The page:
There is a need for dialogue between two perspectives – the negotiated settlement of legal disputes and the use of restorative justice programmes in post-conflict situations – with respect to the recovery of cultural objects displaced in times of war and/or colonial occupation. Although the application of such perspectives led to the recovery of disputed cultural objects, this has mostly been achieved unwittingly. However, the resolution of restitution claims would benefit from a conscious exchange between experts and practitioners of the two approaches. We will summarise cultural property displacement in its practical complexities, briefly discussing problems related to both ‘historical’ depredations and the current trafficking in cultural objects, with a focus on the current trend towards increased use of criminal law. However, this is a tool that is mostly ineffective in providing a solution for the most heartfelt questions arising from breaking an object’s links to its cultural roots. After carrying out an overview of international conventions currently addressing these issues, discussing why these legal instruments oft cannot actually heal the wounds caused by depredations of cultural property, we will illustrate the need for an approach more focused on the ‘human’ meaning of questions of restitution of objects that are so much more than ‘things’.

Arianna Visconti
Arianna Visconti is Associate Professor of Criminal Law and Law & Arts, Università Cattolica del Sacro Cuore, Milan, Italy. Corresponding author: Arianna Visconti at arianna.visconti@unicatt.it.

The return of cultural objects displaced during colonialism. What role for restorative justice, transitional justice and alternative dispute resolution?

Keywords alternative dispute resolution means, colonialism, restitution and return, Restorative Justice, transitional justice
Authors Alessandro Chechi
AbstractAuthor's information

    This article focuses on the question of the return of the cultural objects displaced during the colonial era (hereinafter ‘colonial objects’) and of the dispute resolution means that may be used to achieve it. It starts by portraying the special significance of colonial objects for nations and communities. Next, it looks at restitution, as a facet of both restorative justice and transitional justice and as the most satisfactory form of reparation. It then examines the obstacles that claimants face when trying to recover colonial objects. Finally, the article argues that restitution claims should be resolved through procedures alternative to litigation, the so-called alternative dispute resolution (ADR) mechanisms, because these mechanisms make it possible to achieve the objectives typically pursued through restorative justice and transitional justice processes, namely dialogue, truth, reparation and reconciliation.

Alessandro Chechi
Alessandro Chechi is a Senior Lecturer, University of Geneva and Geneva Academy of International Humanitarian Law and Human Rights, Switzerland. Corresponding author: Alessandro Chechi at alessandro.chechi@unige.ch.
Notes from the field

Building a restorative city: what aims and processes?

Authors Cristina Vasilescu
Author's information

Cristina Vasilescu
Cristina Vasilescu is a freelance policy analyst and evaluator, and a consultant on project design, monitoring and evaluation for Associazione Comunità il Gabbiano, Italy and current chair of the Working Group on Restorative Cities of the European Forum for Restorative Justice. Corresponding author: Cristina Vasilescu at cristinel.m.v@gmail.com.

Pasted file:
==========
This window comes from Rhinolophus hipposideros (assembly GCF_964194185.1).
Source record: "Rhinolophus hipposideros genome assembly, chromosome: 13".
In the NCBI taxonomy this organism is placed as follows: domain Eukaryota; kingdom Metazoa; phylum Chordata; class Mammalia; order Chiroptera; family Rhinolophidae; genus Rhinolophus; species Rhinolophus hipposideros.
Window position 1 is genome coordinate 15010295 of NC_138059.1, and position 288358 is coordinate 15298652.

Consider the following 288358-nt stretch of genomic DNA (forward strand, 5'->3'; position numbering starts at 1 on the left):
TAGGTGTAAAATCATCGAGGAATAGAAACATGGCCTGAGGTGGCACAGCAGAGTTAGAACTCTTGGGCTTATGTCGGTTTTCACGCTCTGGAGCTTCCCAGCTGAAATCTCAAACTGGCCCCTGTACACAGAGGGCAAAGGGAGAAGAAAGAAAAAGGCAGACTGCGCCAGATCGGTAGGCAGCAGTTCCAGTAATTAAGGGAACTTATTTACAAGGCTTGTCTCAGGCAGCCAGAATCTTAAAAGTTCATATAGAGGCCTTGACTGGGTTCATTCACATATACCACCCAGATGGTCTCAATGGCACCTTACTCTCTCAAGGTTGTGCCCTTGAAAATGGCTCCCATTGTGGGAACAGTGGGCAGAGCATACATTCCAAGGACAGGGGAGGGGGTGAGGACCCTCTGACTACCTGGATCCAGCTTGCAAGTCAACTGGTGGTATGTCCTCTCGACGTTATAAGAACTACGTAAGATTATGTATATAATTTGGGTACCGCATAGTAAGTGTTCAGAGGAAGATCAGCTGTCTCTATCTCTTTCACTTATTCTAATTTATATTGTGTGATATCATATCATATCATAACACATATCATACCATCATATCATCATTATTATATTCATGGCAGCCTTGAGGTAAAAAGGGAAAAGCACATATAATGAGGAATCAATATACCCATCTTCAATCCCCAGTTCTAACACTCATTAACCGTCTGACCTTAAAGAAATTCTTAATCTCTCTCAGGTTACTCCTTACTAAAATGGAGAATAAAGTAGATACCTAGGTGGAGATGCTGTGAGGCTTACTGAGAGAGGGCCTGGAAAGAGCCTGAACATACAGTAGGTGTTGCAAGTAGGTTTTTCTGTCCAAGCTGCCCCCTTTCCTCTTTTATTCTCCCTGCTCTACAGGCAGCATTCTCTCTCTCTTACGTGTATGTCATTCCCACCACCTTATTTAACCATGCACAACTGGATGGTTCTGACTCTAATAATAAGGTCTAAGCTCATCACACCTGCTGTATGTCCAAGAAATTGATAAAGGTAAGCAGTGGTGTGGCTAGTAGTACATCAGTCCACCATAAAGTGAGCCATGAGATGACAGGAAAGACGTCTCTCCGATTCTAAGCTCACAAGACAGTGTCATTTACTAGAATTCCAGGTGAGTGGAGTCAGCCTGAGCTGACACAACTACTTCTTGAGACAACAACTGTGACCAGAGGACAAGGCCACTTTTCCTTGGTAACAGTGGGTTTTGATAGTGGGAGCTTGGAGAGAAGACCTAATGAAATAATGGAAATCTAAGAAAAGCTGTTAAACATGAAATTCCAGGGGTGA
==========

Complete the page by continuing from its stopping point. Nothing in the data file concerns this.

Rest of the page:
Notes from the field

Growing a restorative community in Canberra, Australia

Authors Janet Hope and Holly Northam
Author's information

Janet Hope
Janet Hope is Senior Lecturer in Law at the University of Canberra, Canberra, Australia and a member of the Canberra Restorative Community.

Holly Northam
Holly Northam is Associate Professor of Nursing at the University of Canberra and Convenor of the Canberra Restorative Community, Australia. Corresponding author: Janet Hope at janet.hope@canberra.edu.au. Canberra Restorative Community: www.canberrarestorativecommunity.space.

Jennifer Llewellyn
Jennifer Llewellyn is the Director of the Restorative Research, Innovation and Education Lab and Chair in Restorative Justice at the Schulich School of Law, Dalhousie University in Nova Scotia, Canada. She is one of the founding convenors of the Restorative International Learning Community (ILC). Corresponding author: Jennifer Llewellyn at Jennifer.Llewellyn@dal.ca.
Conversations on restorative justice

A talk with Dennis S. W. Wong

Authors Albert Dzur
Author's information

Albert Dzur
Albert Dzur is Distinguished Research Professor, Departments of Political Science and Philosophy, Bowling Green State University, USA. Corresponding author: Albert Dzur at awdzur@bgsu.edu.

Meredith Rossner
Meredith Rossner is a Professor of Criminology and Deputy Director at the Centre for Social Research & Methods at the Australian National University, Canberra, Australia. Corresponding author: Meredith Rossner at meredith.rossner@anu.edu.au.

Ian D. Marder
Ian D. Marder (PhD) is Assistant Professor in Criminology at the Maynooth University School of Law and Criminology, Ireland.

Katharina Kurz
Katharina Kurz is a Research Assistant at Maynooth University School of Law and Criminology, Ireland. Corresponding author: Ian Marder at ian.marder@mu.ie.

Michael G. DeAntonio
Michael G. DeAntonio is the Executive Director at Buxmont Academy, USA, and a Lecturer at the International Institute for Restorative Practices. Corresponding author: Michael G. DeAntonio at mdeantonio@csfbuxmont.org.

MaryJean Glick
MaryJean Glick is a Master student at IIRP and has been an appellate public defender in Lancaster County, Pennsylvania, USA for over 25 years. Corresponding author: MaryJean Glick at maryjeanglick28@gmail.com.